Worldwide, 123.9 million PCs shipped in Q2 2014, representing year-on-year growth of 14%, according to data released by Canalys. But with effectively no sequential growth, it would appear that the positive effect that tablets have had on overall PC shipments is beginning to wear off.
Canalys said that Apple continued to lead the market with a 14% market share, though a 10% increase in Mac shipments could not make up for a decline in iPad sales, resulting in the company’s overall shipments declining by 5%. Lenovo had another impressive quarter, with shipments up almost 20% year on year, boosting its share to just below 14% - some 780,000 units behind Apple. Rounding off the top four, both HP and Dell posted year-on-year increases in shipments, at 11% and 14% respectively, leading to sequential increases in market share.
Worldwide tablet shipments fell approximately 5% sequentially to 48.4 million units, as Apple and Samsung suffered shipment declines. Apple shipped just under 13.3 million iPads in its weakest quarter since Q1 2012. Samsung shipped just under 8.9 million tablets during the quarter, which represents a sequential decline, albeit not quite as sharp as Apple’s. Apple and Samsung continue to account for 46% of global tablet shipments, and as a result many markets hinge on their combined success. Tablet shipments in Asia Pacific (including China) came in 8% below Q1 2014 numbers, mainly due to a fall in shipments by the leading pair. Conversely, both companies fared better in the US, and, as a result, tablet shipments there increased 4% quarter on quarter.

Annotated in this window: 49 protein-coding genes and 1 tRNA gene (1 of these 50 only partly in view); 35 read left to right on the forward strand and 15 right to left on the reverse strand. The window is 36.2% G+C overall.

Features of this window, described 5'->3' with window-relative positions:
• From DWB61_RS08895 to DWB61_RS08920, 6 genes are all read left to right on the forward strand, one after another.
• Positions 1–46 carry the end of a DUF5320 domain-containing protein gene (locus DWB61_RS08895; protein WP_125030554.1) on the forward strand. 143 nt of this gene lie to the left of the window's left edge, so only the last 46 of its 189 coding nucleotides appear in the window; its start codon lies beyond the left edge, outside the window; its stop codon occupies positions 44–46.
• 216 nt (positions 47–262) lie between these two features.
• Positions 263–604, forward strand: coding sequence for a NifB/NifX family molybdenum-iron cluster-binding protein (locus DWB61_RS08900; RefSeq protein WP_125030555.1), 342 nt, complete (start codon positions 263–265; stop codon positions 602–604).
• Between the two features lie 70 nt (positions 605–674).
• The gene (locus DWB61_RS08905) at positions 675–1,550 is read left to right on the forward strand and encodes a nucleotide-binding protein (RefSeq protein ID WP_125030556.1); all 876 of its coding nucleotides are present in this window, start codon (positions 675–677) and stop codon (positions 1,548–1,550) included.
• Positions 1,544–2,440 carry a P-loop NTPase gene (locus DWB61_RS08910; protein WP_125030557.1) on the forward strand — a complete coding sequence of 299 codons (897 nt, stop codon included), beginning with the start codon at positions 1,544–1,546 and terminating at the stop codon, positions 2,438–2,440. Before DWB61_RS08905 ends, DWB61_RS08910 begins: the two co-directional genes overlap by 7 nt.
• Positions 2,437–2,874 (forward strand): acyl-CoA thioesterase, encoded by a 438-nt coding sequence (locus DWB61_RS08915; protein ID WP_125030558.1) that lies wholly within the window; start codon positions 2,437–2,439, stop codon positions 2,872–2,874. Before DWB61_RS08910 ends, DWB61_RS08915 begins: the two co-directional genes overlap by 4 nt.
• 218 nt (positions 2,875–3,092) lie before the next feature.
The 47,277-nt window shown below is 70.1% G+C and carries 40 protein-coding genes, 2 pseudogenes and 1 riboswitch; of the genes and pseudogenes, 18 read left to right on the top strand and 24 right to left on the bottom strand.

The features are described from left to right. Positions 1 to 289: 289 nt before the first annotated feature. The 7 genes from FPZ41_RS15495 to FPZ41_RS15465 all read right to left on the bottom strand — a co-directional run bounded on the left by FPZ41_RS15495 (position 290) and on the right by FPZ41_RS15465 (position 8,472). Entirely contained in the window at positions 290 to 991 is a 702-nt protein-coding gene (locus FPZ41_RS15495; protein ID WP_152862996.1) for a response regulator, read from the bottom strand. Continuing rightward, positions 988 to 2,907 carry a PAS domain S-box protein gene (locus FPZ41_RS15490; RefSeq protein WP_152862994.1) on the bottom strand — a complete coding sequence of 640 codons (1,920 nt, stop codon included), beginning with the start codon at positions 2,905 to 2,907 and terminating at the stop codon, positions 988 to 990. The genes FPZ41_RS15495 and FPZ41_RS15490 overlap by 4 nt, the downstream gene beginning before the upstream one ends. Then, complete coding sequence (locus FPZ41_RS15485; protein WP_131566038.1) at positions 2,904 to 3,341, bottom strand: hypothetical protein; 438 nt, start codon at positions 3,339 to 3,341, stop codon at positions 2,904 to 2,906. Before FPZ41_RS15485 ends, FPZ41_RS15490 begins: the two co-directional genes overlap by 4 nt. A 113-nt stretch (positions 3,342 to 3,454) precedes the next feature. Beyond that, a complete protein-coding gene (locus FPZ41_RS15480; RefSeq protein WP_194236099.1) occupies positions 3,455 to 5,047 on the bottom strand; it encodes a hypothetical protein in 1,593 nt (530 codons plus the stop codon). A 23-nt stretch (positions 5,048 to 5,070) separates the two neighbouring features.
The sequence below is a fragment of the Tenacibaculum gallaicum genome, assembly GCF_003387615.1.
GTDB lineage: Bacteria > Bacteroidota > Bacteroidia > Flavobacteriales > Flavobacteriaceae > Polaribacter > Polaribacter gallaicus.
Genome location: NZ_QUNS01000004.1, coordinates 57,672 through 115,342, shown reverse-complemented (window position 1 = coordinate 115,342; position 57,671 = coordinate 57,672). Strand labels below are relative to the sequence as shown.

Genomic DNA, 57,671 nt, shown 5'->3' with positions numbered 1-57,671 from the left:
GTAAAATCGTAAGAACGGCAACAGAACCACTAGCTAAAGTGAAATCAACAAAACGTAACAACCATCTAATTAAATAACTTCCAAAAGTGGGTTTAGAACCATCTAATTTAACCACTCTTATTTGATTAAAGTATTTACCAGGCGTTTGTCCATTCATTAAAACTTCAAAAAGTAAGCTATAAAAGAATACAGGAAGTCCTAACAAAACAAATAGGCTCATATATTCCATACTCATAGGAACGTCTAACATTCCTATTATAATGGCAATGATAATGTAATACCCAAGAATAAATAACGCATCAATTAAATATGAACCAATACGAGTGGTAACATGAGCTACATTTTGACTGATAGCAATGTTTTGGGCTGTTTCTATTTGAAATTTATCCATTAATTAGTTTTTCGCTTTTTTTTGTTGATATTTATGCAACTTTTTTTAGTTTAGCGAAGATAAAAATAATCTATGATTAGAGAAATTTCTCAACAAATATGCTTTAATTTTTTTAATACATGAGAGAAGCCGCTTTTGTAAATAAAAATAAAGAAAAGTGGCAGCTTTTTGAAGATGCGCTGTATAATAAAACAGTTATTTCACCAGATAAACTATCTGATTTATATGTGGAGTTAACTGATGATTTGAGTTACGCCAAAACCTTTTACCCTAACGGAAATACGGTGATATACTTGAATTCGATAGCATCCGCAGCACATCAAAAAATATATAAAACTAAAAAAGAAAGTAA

The notebook market enjoyed a resurgence in Q2 2014, with shipments all but flat on the same quarter a year ago. With 49.1 million units shipped in the quarter, notebook shipments surpassed those of tablets for the first time since Q3 2013. Improving economic conditions and ongoing XP migration continue to drive a refresh in the corporate space. Chromebooks are gaining traction, with increasing demand from consumers and education, especially in the US. Intel’s Atom-based Bay Trail platform and the falling price of touch-screens are driving down the cost of consumer notebooks.